Doug is right; the way John was showcased today was much more prominent than if it had been included in the annual Dining in the Dark article.
Regarding the question of actually finding the bus stop, here's an interesting link to research done by Dr. William F. Crandall, Jr. of the Smith-Kettlewell Eye Research Institute in San Francisco that explores the idea of talkiong bus stops, which would potentially solve the problem. Given the degree of resistance that the Braille placards met from StarMetro, though, I doubt that anyone could make this happen in Tallahassee anytime soon. Even so, I hope that Mr. Waterman is taking notes...
http://www.ski.org/Rehab/WCrandall/AusOpt/AOSurfaceTransit.html -----Original Message----- From: Blackburn, Douglas <dblackburn@xxxxxxxxxxxxxxx> To: tabi <tabi@xxxxxxxxxxxxx> Sent: Mon, Oct 28, 2013 7:03 am Subject: [tabi] Re: Local Volunteer Has Braille Added to Bus StopsIt was well deserved for John and, the way John was showcased today was much more prominent than had it been woven into the annual Dining in the Dark story. Kudos to John for his efforts. Now, if I could only FIND the bus stops. From: tabi-bounce@xxxxxxxxxxxxx [mailto:tabi-bounce@xxxxxxxxxxxxx] On Behalf Of Chip and Allie Orange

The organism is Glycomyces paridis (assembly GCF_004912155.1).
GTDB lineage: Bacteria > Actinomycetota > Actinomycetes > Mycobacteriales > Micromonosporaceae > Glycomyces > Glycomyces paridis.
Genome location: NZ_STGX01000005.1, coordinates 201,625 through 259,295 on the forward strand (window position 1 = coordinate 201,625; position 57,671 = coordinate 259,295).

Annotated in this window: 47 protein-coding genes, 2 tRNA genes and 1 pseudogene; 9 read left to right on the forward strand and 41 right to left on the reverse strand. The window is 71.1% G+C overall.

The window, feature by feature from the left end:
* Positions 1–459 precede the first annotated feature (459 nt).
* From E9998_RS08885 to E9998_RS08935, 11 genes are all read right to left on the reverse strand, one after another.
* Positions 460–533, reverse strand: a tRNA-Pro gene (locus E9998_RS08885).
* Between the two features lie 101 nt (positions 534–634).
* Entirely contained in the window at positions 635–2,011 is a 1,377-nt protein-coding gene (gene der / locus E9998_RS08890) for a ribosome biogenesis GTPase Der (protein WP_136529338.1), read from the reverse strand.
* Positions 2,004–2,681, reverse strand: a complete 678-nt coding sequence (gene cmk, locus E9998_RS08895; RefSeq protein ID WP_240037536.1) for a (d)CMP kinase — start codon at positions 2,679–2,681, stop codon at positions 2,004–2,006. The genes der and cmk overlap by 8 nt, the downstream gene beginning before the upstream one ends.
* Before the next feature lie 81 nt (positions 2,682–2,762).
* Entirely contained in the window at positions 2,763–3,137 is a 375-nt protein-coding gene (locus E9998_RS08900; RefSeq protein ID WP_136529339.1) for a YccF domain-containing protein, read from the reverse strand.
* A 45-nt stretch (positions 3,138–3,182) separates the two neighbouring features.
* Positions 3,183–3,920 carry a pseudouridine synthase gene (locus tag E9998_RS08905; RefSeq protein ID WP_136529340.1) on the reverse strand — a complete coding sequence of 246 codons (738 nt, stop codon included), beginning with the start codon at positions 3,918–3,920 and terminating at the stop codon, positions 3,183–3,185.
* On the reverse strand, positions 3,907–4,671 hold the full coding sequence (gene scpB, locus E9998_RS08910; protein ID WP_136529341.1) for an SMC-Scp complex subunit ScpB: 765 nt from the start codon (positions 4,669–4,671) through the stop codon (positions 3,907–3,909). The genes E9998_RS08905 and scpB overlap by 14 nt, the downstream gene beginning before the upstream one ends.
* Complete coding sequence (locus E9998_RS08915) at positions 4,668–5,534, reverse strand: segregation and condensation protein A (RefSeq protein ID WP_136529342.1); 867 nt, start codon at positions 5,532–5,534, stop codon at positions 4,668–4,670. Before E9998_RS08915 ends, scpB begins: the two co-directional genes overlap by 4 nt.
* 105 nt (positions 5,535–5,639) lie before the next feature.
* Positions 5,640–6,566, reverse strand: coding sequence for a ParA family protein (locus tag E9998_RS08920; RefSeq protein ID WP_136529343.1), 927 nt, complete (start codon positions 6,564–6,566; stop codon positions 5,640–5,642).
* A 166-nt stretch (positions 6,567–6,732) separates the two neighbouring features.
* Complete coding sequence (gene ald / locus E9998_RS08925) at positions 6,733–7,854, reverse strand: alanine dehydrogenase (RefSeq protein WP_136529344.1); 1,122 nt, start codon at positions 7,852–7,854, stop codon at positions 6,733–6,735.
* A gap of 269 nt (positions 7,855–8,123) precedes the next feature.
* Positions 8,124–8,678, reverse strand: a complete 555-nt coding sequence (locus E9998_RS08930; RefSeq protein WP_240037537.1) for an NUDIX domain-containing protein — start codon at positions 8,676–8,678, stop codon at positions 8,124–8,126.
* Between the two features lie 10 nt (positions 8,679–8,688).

Sent: Monday, October 28, 2013 7:00 AM To: tabi@xxxxxxxxxxxxx Subject: [tabi] Local Volunteer Has Braille Added to Bus StopsFrom today’s Democrat:(thanks Doug for making this happen) Local volunteer has Braille added to bus stops Volunteer helps StarMetro stops become accessibleOct. 27, 2013 11:36 PM John Plescow was given the Paula Bailey Award by Lighthouse of the Big Bend for brokeringa deal with StarMetro to have braille plaques installed on bus stops.John Plescow was given the Paula Bailey Award by Lighthouse of the Big Bend for brokeringa deal with StarMetro to have braille plaques installed on bus stops. / Specialto DemocratWritten byArek Sarkissian IIDemocrat staff writerFiled UnderTLH LocalTLH Local VolunteerismFour years ago, StarMetro announced a plan to do away with its hub-and-spoke routesystem in favor of a decentralized network using 40 stops as transfer points.The move would make Tallahassee’s bus system more efficient and perhaps decreaseits reliance on the city budget. But the plan included nothing for members of thevisually-impaired community who rely on Braille signage to keep up with bus schedules.John Plescow found no use for StarMetro’s new system, which went online in July 2011,and at the suggestion of his fellows in the blind community, he volunteered his timeto make a difference.“It served me much better the old way,” Plescow said. “They really opened up Pandora’sBox with the new system. It was much more difficult to navigate.”Plescow brought in the help of Lighthouse of the Big Bend, Ability1st and the cityto find a roughly $24,000 federal grant to purchase and install Braille plates onbus stops across the system so blind people can determine route numbers and a textcode for schedules.Plescow’s work earned him the Paula Bailey Inspirational Award at the LighthouseDining in the Dark event on Oct. 13. The award is given to people who inspire others,are visually impaired and are residents of the 11 Big Bend counties the organizationserves.City transit planning manager Brian Waterman said the StarMetro C.K. Plaza was usedas the main transfer point in the former route system and was outfitted with Brailleplacards to meet federal Americans with Disabilities Act standards. The newly-adoptedsystem turned former stops into transfer points and the ADA did not require themto have signage for the visually impaired, Waterman said.“Braille is not common at bus stops,” Waterman said. “You have to do it so it’s readableand also, bus stops are prone to damage or being removed.”Plescow said he was determined to come up with a solution and found former assistantcity manager Jay Townsend willing to help.“It sort of became my second job,” Plescow said. “But it was something that neededdoing and it was a distraction from everything else.”Plescow said the signs have been ordered and should be installed in the next sixmonths. He applauded the city’s initiative to make StarMetro the first public transitsystem to equip all stops with Braille signage.“Everyone likes to be recognized and told, ‘hey you’re doing something good,’ ” Plescowsaid. “But the true reward is that there is going to be Braille at every bus stop.That is a plum for Tallahassee and a very positive thing.”
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